How To Get A Prod Team Together (Student Producer Edition)

The first two big responsibilities of a student producer are getting a budget planned and managed and getting a production team together.

Who do you need in your Prod Team?

As I said in an earlier post, a prod team makeup varies enormously based on the show.

For a student show, people you usually need most if not all of include:

  • A Stage Manager/ment team (made up of stage manager, deputy stage manager, possibly assistant stage manager(s)…) who will be in the theatre, offstage, for every performance, doing things like calling the show (letting actors know five minutes before they need to be on stage via tannoy systems, cueing lighting/sound/other effects…) and generally supervising the running of the show while it takes place. The size of your stage management team will depend on the scale of your show, the size of the theatre, the complexity of the technological aspects of the show…
  • Lighting Designer(s) who will, perhaps obviously, design the lighting for the show, and often also plot the lighting and set up the lighting rig etc. They may operate the lights during the show or this may be done by someone else (ops, SMs, you…). It’s very unlikely you’ll have more than one of these, unless it’s a very large show, or you have someone inexperienced and someone experienced willing to “associate lighting design”, ie. give advice and assistance, but not willing to do all the work for the show.
  • Sound Designer(s) (see above, but sound, not lights).
  • Costume Designer(s). This is a smaller or larger role depending on the size of the cast, the period of the play, and how specific a director’s ideas about how they visualise a character. In student theatre, the most common practice is that the director will have some preconceived ideas, which they will discuss with the costume designer(s), who will source (usually rent, purchase and/or make) them from that. If it’s a particularly small and contemporarily set production, you may be able to have they director produce ideas, and the actors costume themselves from their own clothes, but this is rare.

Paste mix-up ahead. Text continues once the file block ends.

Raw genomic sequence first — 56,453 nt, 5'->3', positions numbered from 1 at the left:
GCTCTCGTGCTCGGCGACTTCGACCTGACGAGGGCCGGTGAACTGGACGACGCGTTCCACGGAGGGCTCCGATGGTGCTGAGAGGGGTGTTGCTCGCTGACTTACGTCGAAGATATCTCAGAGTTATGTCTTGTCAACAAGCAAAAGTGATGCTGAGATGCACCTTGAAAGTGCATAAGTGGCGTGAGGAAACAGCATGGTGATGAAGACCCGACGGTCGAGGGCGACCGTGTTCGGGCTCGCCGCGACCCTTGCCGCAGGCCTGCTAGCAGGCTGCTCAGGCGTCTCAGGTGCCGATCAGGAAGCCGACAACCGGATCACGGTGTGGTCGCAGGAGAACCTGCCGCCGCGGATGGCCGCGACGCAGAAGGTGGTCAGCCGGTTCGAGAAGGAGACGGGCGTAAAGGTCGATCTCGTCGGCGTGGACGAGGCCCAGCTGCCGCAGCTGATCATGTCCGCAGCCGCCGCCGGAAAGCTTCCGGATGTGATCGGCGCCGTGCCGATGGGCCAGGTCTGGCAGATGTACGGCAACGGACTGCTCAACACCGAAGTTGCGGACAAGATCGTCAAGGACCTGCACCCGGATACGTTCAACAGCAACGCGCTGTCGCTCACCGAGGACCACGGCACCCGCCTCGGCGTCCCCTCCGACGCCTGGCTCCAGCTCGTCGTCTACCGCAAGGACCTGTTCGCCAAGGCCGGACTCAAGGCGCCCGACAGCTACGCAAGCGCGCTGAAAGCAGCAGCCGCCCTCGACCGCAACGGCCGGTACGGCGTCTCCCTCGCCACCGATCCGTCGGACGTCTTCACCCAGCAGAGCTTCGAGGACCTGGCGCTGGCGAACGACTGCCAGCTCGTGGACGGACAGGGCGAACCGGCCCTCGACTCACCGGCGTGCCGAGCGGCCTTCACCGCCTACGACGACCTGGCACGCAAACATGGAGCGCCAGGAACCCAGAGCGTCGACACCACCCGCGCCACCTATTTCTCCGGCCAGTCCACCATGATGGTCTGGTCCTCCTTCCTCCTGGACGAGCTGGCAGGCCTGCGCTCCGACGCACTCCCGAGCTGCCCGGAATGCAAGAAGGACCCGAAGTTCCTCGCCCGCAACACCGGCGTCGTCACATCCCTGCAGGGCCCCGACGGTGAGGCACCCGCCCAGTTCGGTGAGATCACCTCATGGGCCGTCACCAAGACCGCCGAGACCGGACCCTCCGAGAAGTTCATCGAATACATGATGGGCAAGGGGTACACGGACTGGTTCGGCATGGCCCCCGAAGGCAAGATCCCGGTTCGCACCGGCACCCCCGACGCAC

• Set Designer(s) and/or Set Builder(s) are perhaps self explanatory job titles. As with other designers, it depends a little on the scale of the production, but unless you’re planning on an empty stage with a single chair, I would say these are relatively irreplaceable.
  • Publicity Designer(s). Getting people to come see your show is rather crucial, whether you’re producing as a student or as a professional… Getting very good publicity is so important that I’m going to write a whole post about it, so stay tuned for that, but a designer is a huge important part of the publicity campaign, and one of the most unavoidable members of a student production team. I can’t do it without them, so I wouldn’t recommend you try…

There are lots of other people you may need in a larger scale production or a specific kind of production, including:

  • assistant director(s)
  • assistant producer(s)
  • musical director
  • assistant musical director(s)
  • choreographer(s)
  • photographer(s)
  • composer
  • writer
  • orchestrator
  • make up artist(s)
  • set painter(s)…

This list is not exhaustive, obviously, but it covers many different areas, and should give you some food for thought about tasks which you probably should delegate to a specialist who knows exactly what they’re doing when, for example, building a set which won’t collapse under actors… (*Disclaimer: I’m sure there are some producers who can do this specific thing. I am not one of them!) If you or the director or a member of the cast can already do something, that’s great, but remember that, unlike in professional productions, you aren’t in fact laying any of your prod team, so having more people does you no harm, and leaves you with more time to do your (perhaps rather neglected?) degree…

How do you find them?

There are two main ways to get a team together – 1. ask people you know, 2. open for applications publicly (e.g. on facebook or on local websites like camdram).

I prefer open applications; obviously you can still ask your friend to apply, and choose them if you think they’re the best fit, but there are always new people out there you don’t know, and it makes the system more transparent.

Emily xxx

P.S. I was having a discussion on Twitter with a couple of producers (@Postcards_Gods and @eleanorturney) of a festival about paying people for work, rather than working for “experience”. They have an amazing attitude, but it’s sometimes difficult to get into the industry without that experience. It was reassuring for me that they recommended “proper, useful work experience alongside study”, which is what I’m trying to do, and what I would encourage you to do. They also recommended a really incredible sounding student run festival: the National Student Drama Festival, which I hope to go to next year! If you’re UK based, I wanted to pass on the recommendation.

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